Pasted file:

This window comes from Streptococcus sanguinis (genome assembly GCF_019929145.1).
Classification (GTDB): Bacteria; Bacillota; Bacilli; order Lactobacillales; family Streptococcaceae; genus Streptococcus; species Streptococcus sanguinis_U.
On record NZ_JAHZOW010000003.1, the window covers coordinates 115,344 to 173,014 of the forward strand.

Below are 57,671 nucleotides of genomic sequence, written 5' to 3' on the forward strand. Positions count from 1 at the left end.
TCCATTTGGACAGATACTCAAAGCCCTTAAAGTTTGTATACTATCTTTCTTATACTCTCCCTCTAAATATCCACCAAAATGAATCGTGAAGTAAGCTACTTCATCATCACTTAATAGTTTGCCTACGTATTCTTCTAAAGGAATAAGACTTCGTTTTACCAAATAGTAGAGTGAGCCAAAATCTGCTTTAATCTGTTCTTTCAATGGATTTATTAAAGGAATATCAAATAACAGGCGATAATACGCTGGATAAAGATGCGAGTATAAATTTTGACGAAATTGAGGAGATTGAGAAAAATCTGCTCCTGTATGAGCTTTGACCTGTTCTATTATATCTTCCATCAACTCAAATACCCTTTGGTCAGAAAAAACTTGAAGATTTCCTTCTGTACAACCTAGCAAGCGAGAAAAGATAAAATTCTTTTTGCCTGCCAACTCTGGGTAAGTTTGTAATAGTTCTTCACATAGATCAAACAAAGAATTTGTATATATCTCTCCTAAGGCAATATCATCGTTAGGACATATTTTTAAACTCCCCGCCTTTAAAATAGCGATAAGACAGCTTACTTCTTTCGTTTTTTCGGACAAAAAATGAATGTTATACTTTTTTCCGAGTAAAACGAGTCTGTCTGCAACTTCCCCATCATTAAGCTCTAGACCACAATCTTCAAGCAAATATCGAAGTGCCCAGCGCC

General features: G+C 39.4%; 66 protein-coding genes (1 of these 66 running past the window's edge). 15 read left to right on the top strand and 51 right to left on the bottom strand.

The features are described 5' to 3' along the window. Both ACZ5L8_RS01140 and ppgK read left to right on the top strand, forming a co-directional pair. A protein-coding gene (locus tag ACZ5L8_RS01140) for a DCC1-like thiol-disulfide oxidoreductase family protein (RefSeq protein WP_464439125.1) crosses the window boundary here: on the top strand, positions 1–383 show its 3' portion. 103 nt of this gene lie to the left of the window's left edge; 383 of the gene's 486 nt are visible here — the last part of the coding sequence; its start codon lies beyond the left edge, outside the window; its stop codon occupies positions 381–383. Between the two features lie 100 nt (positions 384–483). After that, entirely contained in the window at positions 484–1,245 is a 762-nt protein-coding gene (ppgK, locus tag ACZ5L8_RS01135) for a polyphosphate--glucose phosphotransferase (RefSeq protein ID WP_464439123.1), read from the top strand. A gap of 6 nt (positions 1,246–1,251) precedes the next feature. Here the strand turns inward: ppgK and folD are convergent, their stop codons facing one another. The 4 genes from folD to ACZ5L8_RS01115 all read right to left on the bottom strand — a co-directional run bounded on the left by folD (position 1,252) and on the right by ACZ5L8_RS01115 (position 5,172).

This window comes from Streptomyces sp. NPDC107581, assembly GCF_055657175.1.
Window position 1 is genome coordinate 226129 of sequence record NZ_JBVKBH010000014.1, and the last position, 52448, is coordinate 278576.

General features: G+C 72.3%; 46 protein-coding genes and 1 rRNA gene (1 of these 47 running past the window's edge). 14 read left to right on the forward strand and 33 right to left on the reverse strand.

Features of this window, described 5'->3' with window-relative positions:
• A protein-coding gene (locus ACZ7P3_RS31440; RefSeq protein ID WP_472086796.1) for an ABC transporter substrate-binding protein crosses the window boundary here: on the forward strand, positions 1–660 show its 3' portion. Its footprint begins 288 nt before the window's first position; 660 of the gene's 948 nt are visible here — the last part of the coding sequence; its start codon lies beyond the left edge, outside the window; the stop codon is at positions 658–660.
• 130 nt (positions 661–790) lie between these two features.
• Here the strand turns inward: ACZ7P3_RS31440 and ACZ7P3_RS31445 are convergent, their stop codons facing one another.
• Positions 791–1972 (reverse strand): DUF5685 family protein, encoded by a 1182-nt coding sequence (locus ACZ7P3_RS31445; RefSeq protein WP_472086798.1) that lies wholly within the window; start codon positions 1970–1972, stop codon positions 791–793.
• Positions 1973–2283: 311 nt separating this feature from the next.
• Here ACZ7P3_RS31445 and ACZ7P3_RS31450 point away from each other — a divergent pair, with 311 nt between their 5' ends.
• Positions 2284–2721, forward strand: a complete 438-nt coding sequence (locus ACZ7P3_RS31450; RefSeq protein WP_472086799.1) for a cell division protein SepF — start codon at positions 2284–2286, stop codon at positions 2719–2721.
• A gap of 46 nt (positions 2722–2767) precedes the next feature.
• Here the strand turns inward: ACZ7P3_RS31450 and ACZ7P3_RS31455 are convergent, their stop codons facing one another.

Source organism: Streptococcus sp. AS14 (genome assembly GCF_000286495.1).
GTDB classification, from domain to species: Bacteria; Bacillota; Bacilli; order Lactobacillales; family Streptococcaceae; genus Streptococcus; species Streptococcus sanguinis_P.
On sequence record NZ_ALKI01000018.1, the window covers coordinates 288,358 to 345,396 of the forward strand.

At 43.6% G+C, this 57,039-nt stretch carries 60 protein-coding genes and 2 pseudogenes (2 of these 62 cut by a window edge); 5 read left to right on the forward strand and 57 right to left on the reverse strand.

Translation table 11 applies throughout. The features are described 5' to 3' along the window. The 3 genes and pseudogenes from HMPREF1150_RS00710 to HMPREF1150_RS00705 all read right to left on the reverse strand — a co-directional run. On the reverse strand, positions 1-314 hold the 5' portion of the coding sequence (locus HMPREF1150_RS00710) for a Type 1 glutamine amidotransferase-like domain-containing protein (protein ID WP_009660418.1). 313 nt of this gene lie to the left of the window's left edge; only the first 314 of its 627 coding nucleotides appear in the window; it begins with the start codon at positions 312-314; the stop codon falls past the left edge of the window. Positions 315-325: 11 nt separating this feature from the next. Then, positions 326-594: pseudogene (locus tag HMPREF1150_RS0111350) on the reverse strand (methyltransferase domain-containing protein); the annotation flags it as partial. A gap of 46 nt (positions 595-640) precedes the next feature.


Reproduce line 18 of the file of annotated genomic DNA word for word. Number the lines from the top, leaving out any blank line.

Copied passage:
• Positions 2284–2721, forward strand: a complete 438-nt coding sequence (locus ACZ7P3_RS31450; RefSeq protein WP_472086799.1) for a cell division protein SepF — start codon at positions 2284–2286, stop codon at positions 2719–2721.